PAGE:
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Selby's council structure announced

Selby District Council

12:31pm 18th May 2011

Selby District Council has announced who will be on the authority's new Executive, as the Council starts to make decisions in a new way.

Members of the Executive were confirmed at a Council meeting last night (Tuesday 17th May).  The Leader of the Council, Cllr Mark Crane, will be joined by the new Deputy Leader, Cllr Gillian Ivey, and Cllrs Cliff Lunn, John Mackman and Chris Metcalfe.

This new way of working replaces the previous system of making decisions through a number of board and committees.  Under the arrangements, put in place from this month, policy is shaped by the Leader and Executive, although final decisions about budgets or policy changes go to meetings of the Full Council.

The aim of this change is to speed up decision making so the Council can be more responsive to the needs of residents, to improve accountability by making it clear who has made decisions and why, and also to support all councillors to take a greater role representing the needs of their local wards.

Leader of Selby District Council, Cllr Mark Crane, said:

"The new Leader and Executive model now enables us to take important decisions quickly, ultimately better supporting our communities and the people we serve.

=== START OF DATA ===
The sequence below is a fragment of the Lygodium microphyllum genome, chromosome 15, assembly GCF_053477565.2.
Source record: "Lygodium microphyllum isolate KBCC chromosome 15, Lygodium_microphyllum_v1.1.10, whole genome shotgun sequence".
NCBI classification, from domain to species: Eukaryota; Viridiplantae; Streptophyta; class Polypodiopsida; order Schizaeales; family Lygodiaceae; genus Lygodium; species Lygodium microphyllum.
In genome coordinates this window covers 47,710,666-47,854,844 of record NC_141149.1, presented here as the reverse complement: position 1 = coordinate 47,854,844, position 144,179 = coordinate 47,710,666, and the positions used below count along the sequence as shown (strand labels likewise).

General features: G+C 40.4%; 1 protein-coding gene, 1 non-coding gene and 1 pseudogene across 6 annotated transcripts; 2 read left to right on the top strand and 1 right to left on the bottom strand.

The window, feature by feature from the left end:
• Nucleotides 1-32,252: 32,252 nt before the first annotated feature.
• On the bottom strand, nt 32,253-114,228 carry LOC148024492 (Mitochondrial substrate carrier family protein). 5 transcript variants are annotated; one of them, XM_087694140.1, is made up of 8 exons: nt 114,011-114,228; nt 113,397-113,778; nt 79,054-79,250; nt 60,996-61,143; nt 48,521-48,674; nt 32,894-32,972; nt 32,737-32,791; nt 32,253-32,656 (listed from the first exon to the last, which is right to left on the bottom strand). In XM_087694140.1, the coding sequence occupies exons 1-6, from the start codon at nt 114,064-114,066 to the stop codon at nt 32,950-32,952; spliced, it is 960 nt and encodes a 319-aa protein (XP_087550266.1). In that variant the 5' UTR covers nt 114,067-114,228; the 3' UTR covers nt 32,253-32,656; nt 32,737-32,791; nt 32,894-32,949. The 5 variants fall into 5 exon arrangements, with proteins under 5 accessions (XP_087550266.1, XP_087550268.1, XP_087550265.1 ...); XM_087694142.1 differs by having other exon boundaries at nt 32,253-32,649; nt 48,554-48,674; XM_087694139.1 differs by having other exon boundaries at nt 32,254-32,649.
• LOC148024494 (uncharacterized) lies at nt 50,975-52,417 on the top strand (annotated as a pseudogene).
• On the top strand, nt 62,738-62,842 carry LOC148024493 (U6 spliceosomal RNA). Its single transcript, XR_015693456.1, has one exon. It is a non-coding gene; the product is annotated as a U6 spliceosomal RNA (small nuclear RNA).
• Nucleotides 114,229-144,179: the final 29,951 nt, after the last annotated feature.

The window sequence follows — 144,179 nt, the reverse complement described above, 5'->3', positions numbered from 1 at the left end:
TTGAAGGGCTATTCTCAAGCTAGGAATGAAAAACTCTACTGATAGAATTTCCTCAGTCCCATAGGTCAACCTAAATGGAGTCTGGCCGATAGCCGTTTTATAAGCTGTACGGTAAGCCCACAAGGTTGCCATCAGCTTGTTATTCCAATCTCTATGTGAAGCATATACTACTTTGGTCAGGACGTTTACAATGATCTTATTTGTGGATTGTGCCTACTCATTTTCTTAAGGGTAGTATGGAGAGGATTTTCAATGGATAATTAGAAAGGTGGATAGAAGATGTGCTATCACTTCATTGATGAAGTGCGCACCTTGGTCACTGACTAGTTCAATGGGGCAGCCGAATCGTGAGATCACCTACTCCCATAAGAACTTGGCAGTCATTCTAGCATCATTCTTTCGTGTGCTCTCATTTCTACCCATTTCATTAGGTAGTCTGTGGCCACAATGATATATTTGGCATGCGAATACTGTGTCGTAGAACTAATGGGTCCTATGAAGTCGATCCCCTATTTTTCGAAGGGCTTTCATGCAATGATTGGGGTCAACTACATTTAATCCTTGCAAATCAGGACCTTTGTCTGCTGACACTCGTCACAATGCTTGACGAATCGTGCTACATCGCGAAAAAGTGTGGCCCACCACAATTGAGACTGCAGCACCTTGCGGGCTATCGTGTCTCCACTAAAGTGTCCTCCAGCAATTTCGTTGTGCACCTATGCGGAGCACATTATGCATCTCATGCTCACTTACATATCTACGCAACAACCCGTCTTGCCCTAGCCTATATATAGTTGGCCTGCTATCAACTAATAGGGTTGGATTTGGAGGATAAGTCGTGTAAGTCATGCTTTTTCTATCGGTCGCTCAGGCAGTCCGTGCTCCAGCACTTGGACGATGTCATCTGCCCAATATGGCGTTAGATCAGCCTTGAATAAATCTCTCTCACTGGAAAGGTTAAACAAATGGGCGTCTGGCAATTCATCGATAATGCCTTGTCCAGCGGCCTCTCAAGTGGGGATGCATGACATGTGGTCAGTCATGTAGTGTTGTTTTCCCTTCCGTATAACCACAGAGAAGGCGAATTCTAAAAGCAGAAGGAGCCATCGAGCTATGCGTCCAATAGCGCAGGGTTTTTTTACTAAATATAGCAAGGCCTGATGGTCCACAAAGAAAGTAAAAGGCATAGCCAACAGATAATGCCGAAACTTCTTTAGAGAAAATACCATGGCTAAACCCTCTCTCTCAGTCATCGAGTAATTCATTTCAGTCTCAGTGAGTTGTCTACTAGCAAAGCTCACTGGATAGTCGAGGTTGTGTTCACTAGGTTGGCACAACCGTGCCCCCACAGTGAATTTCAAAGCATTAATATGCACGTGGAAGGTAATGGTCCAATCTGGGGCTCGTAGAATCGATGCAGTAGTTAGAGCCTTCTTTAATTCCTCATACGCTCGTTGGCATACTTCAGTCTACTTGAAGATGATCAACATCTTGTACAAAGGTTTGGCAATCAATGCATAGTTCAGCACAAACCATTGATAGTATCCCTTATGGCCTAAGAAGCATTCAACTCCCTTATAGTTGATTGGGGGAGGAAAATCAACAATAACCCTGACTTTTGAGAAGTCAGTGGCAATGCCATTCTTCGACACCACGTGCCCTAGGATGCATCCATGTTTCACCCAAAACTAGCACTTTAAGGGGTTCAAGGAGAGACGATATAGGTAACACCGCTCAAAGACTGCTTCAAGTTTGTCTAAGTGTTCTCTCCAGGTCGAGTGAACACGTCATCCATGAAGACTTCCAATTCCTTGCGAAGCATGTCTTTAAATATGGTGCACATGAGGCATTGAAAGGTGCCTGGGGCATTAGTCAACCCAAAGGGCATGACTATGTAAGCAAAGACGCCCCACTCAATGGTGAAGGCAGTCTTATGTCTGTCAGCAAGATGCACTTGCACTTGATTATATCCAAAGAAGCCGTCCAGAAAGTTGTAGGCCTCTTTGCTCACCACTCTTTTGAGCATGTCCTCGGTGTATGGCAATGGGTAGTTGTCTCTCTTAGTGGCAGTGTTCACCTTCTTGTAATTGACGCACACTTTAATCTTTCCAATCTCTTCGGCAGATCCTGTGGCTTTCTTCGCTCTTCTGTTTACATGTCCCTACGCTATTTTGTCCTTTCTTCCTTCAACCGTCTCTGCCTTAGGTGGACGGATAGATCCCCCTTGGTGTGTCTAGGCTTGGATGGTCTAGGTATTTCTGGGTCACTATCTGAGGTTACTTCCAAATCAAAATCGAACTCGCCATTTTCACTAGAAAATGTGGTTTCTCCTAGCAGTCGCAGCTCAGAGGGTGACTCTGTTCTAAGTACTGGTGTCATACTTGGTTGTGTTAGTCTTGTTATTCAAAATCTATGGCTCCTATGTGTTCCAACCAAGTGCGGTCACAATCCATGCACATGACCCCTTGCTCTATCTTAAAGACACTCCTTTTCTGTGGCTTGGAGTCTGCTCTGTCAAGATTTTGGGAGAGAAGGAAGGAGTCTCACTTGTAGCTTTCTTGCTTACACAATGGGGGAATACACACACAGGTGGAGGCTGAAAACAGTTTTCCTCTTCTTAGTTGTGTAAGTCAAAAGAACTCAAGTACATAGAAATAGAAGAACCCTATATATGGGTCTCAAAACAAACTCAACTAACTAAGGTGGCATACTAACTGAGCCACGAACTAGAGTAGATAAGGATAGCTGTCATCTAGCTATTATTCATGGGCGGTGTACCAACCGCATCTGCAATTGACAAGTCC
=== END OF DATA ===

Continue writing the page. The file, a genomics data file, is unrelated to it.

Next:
"The new way of working also supports every single councillor in their role as the guardian of local interests.  The move gives them more flexibility to represent the individual views of their constituents."

The Executive will develop and propose policy for the Council and has the authority to take all decisions within the Budget and Policy Framework agreed by Full Council, including Key Decisions.  Key Decisions are defined as issues that have a significant impact in two or more wards or have spending or saving implications of more than £150,000.

All councillors will continue to meet as Full Council to decide the overall policies and set the budget each year.

Under these new arrangements there will also be three scrutiny committees: to support the development of central policy, to scrutinise decisions and performance and to monitor the Council's control procedures and risk management.  The Council will continue to operate three regulatory committees covering planning, licensing and standards.

The new way of working is supported by the five Community Engagement Forums operating across the district.  These groups are designed to help residents to help themselves by giving people a greater say over their local services.  Find out more online:  They also support councillors to play a leading role in dealing with local issues affecting their wards.  

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